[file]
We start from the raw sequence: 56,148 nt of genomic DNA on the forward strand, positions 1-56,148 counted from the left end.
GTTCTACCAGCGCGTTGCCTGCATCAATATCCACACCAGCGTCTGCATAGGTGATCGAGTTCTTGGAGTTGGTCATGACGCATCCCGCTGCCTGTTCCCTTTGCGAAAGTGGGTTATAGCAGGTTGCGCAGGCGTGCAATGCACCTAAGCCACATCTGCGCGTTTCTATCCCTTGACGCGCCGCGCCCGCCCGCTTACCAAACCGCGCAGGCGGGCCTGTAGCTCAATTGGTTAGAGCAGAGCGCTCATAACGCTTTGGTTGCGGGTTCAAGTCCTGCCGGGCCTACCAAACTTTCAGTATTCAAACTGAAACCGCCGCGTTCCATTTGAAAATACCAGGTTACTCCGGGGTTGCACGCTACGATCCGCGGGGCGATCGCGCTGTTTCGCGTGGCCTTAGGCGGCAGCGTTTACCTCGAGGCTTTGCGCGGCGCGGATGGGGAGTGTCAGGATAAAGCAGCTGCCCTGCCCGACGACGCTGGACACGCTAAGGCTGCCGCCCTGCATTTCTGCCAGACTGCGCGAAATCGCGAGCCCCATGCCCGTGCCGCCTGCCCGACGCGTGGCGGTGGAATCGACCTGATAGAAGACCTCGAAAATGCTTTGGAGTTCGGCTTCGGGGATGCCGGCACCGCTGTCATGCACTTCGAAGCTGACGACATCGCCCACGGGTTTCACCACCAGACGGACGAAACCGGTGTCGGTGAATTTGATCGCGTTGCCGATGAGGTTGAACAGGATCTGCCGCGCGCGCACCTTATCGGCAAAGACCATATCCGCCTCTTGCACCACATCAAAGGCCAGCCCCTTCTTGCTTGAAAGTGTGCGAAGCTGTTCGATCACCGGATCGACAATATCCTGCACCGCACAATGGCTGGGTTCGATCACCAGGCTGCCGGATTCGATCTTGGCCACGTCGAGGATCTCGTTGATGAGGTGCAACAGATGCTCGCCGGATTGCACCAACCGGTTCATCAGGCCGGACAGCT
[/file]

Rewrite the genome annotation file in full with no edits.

We start from the raw sequence: 56,148 nt of genomic DNA on the forward strand, positions 1-56,148 counted from the left end.
GTTCTACCAGCGCGTTGCCTGCATCAATATCCACACCAGCGTCTGCATAGGTGATCGAGTTCTTGGAGTTGGTCATGACGCATCCCGCTGCCTGTTCCCTTTGCGAAAGTGGGTTATAGCAGGTTGCGCAGGCGTGCAATGCACCTAAGCCACATCTGCGCGTTTCTATCCCTTGACGCGCCGCGCCCGCCCGCTTACCAAACCGCGCAGGCGGGCCTGTAGCTCAATTGGTTAGAGCAGAGCGCTCATAACGCTTTGGTTGCGGGTTCAAGTCCTGCCGGGCCTACCAAACTTTCAGTATTCAAACTGAAACCGCCGCGTTCCATTTGAAAATACCAGGTTACTCCGGGGTTGCACGCTACGATCCGCGGGGCGATCGCGCTGTTTCGCGTGGCCTTAGGCGGCAGCGTTTACCTCGAGGCTTTGCGCGGCGCGGATGGGGAGTGTCAGGATAAAGCAGCTGCCCTGCCCGACGACGCTGGACACGCTAAGGCTGCCGCCCTGCATTTCTGCCAGACTGCGCGAAATCGCGAGCCCCATGCCCGTGCCGCCTGCCCGACGCGTGGCGGTGGAATCGACCTGATAGAAGACCTCGAAAATGCTTTGGAGTTCGGCTTCGGGGATGCCGGCACCGCTGTCATGCACTTCGAAGCTGACGACATCGCCCACGGGTTTCACCACCAGACGGACGAAACCGGTGTCGGTGAATTTGATCGCGTTGCCGATGAGGTTGAACAGGATCTGCCGCGCGCGCACCTTATCGGCAAAGACCATATCCGCCTCTTGCACCACATCAAAGGCCAGCCCCTTCTTGCTTGAAAGTGTGCGAAGCTGTTCGATCACCGGATCGACAATATCCTGCACCGCACAATGGCTGGGTTCGATCACCAGGCTGCCGGATTCGATCTTGGCCACGTCGAGGATCTCGTTGATGAGGTGCAACAGATGCTCGCCGGATTGCACCAACCGGTTCATCAGGCCGGACAGCT